Fritz Leiber: Wikis


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This article refers to the science fiction writer. For his father, the actor, see Fritz Leiber, Sr.
Fritz Leiber

Fritz Leiber portrait by Ed Emshwiller
Born December 24, 1910(1910-12-24)
Died September 5, 1992 (aged 81)
Occupation writer
Nationality American
Genres fantasy, horror and science fiction

Fritz Reuter Leiber Jr. (December 24, 1910 – September 5, 1992) was an American writer of fantasy, horror and science fiction. He was also an expert chess player and a champion fencer.

Leiber (first syllable sounds like "lie") was born Dec 24, 1910 in Chicago, Illinois to Fritz Leiber, Sr and Virginia Leiber, thespians (theater and actors feature heavily in his narrative) and, for a time, seemed inclined to follow in his parents' footsteps. He spent 1928 touring with his parents' Shakespeare company before studying philosophy at the University of Chicago, whence he graduated with honours (1928-32). In 1932 he studied at general Theological seminary and worked for a time as a lay preacher. In 1934 he toured with his parents' acting company, Fritz Leiber & Co.

He married Jonquil Stephens on January 16, 1936, and their son Justin Leiber was born in 1938. Jonquil's death in 1969 precipitated a three-year drunk, but he returned to his original form with a fantasy novel set in modern-day San Francisco, Our Lady of Darkness.

In the last years of his life, Leiber married his second wife, Margo Skinner, a journalist and poet with whom he had been friends for many years. Many people believed that Leiber was living in poverty on skid row. He seems to have suffered periods of penury; Harlan Ellison has written of his anger at finding that the much-awarded Leiber had to write his novels on a manual typewriter that was propped up over the sink in his apartment. But other reports suggest that Leiber preferred to live simply in the city, spending his money on dining, movies and travel. In the last years of his life, royalty checks from TSR, the makers of Dungeons and Dragons, who had licensed the mythos of the Fafhrd and Gray Mouser series, were enough in themselves to ensure that he lived comfortably.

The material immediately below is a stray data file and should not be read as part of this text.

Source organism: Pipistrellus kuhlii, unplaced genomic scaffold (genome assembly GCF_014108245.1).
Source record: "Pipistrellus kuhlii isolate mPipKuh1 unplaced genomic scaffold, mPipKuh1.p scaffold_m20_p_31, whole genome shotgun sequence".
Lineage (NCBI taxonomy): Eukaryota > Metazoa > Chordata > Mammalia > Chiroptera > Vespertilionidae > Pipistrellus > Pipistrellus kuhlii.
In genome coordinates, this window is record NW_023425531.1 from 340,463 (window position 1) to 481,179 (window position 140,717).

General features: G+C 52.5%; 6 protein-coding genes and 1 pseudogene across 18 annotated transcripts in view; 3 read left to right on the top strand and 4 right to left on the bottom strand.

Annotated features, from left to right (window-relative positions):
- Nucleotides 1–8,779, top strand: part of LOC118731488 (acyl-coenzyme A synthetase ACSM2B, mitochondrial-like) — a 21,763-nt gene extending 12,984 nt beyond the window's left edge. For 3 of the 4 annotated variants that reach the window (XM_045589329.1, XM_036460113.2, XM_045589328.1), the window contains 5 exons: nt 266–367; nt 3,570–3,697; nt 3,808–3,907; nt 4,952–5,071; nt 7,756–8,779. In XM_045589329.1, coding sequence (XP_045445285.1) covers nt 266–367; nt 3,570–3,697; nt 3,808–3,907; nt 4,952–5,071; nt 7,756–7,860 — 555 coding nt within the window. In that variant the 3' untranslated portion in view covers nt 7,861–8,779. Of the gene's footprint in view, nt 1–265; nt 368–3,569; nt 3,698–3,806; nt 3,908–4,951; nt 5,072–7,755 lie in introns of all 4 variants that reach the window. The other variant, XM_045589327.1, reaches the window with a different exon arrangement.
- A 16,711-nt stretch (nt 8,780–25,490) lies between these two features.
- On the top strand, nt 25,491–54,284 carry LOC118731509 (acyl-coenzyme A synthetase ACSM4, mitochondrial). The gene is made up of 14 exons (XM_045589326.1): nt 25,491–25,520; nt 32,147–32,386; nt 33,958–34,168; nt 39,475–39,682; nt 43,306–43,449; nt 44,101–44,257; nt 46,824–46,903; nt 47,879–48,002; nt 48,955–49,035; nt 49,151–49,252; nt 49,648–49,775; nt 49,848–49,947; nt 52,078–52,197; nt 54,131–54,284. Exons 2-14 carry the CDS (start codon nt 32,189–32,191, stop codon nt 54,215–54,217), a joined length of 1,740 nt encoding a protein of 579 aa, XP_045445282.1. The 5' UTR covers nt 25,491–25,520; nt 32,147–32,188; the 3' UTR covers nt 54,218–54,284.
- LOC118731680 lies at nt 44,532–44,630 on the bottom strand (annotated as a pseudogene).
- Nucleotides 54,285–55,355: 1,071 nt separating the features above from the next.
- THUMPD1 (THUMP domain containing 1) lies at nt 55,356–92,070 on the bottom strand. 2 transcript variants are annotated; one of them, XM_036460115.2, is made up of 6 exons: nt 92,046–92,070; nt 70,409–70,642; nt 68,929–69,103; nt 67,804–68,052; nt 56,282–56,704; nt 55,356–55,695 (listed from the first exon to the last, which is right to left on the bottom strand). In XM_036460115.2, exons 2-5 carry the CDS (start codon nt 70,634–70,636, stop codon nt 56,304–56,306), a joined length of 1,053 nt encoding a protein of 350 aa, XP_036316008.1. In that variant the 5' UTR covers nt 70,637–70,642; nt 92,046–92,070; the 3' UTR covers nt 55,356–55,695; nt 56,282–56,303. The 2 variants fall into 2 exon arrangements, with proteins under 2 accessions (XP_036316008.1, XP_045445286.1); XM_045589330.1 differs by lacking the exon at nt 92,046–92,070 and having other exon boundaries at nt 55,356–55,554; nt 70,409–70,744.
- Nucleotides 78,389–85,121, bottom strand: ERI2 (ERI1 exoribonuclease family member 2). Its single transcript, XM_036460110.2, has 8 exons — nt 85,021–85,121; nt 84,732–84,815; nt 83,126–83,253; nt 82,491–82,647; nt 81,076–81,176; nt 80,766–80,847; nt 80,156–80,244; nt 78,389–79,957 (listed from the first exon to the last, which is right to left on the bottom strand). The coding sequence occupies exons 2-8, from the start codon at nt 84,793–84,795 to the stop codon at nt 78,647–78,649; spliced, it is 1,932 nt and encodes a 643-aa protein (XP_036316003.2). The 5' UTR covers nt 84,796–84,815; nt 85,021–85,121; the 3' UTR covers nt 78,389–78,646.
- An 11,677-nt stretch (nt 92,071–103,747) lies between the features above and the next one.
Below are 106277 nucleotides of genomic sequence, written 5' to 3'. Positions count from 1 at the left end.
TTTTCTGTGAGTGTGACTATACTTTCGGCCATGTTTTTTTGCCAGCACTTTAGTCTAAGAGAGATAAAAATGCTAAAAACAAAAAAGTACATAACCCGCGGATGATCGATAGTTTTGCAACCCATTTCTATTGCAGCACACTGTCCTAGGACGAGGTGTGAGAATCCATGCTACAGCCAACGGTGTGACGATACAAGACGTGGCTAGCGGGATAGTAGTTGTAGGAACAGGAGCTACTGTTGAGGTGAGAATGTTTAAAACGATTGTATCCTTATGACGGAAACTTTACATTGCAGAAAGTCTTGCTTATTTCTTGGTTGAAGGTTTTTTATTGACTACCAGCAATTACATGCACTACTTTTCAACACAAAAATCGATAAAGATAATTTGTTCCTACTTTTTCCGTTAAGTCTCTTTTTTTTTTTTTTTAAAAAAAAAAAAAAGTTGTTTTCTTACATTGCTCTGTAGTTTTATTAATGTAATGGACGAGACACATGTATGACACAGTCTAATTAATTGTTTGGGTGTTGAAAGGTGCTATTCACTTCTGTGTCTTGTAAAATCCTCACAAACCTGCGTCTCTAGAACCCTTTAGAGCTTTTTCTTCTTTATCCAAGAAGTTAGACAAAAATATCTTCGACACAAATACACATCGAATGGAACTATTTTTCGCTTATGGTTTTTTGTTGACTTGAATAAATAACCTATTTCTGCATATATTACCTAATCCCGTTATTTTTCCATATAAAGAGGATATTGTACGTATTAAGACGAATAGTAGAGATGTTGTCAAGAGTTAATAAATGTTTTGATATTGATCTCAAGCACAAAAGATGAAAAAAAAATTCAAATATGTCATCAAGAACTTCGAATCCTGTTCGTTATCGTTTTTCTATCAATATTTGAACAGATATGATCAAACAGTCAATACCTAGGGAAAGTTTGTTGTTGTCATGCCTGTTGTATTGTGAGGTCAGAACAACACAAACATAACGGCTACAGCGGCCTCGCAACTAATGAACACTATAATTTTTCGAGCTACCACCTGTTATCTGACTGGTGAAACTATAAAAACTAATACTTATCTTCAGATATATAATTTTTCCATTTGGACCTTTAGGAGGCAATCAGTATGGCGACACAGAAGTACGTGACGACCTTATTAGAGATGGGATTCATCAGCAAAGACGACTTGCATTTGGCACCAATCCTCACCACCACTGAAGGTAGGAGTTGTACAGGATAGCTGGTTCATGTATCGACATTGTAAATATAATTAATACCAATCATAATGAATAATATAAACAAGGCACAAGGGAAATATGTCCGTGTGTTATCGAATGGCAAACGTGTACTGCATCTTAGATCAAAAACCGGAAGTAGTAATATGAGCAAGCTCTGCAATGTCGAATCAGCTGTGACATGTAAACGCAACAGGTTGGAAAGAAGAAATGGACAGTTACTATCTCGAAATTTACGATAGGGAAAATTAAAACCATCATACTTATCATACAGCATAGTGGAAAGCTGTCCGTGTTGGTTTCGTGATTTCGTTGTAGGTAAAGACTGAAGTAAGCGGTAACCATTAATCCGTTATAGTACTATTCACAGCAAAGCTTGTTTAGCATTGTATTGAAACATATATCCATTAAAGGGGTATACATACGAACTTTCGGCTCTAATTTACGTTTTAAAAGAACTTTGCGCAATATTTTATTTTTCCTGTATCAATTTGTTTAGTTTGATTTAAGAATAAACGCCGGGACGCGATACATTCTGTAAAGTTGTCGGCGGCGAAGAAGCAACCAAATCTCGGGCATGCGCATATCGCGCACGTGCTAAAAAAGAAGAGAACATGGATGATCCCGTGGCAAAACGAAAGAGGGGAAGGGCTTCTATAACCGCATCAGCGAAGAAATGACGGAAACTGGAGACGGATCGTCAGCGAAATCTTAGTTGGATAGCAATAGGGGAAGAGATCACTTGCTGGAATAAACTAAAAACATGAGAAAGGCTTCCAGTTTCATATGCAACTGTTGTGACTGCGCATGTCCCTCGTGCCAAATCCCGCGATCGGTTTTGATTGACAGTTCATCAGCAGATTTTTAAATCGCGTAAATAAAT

Leiber's death occurred a few weeks after a physical collapse while traveling from a science fiction convention in London, Ontario with Skinner. The cause of his death was given as "organic brain disease."

He wrote a 100-page-plus autobiography, Not Much Disorder and Not So Early Sex, which can be found in The Ghost Light (1984)[1].

Leiber's own literary criticism, including several ground-breaking essays on Lovecraft, was collected in the volume Fafhrd and Me (1990)[2].


Leiber and the theater

As the child of two Shakespearean actors—Fritz, Sr. and Virginia (née Bronson)—Leiber was fascinated with the stage, describing itinerant Shakespearean companies in stories like "No Great Magic" and "Four Ghosts in Hamlet," and creating an actor/producer protagonist for his novel A Specter is Haunting Texas.

Although his Change War novel, The Big Time, is about a war between two factions, the "Snakes" and the "Spiders", changing and rechanging history throughout the universe, all the action takes place in a small bubble of isolated space-time about the size of a theatrical stage, with only a handful of characters.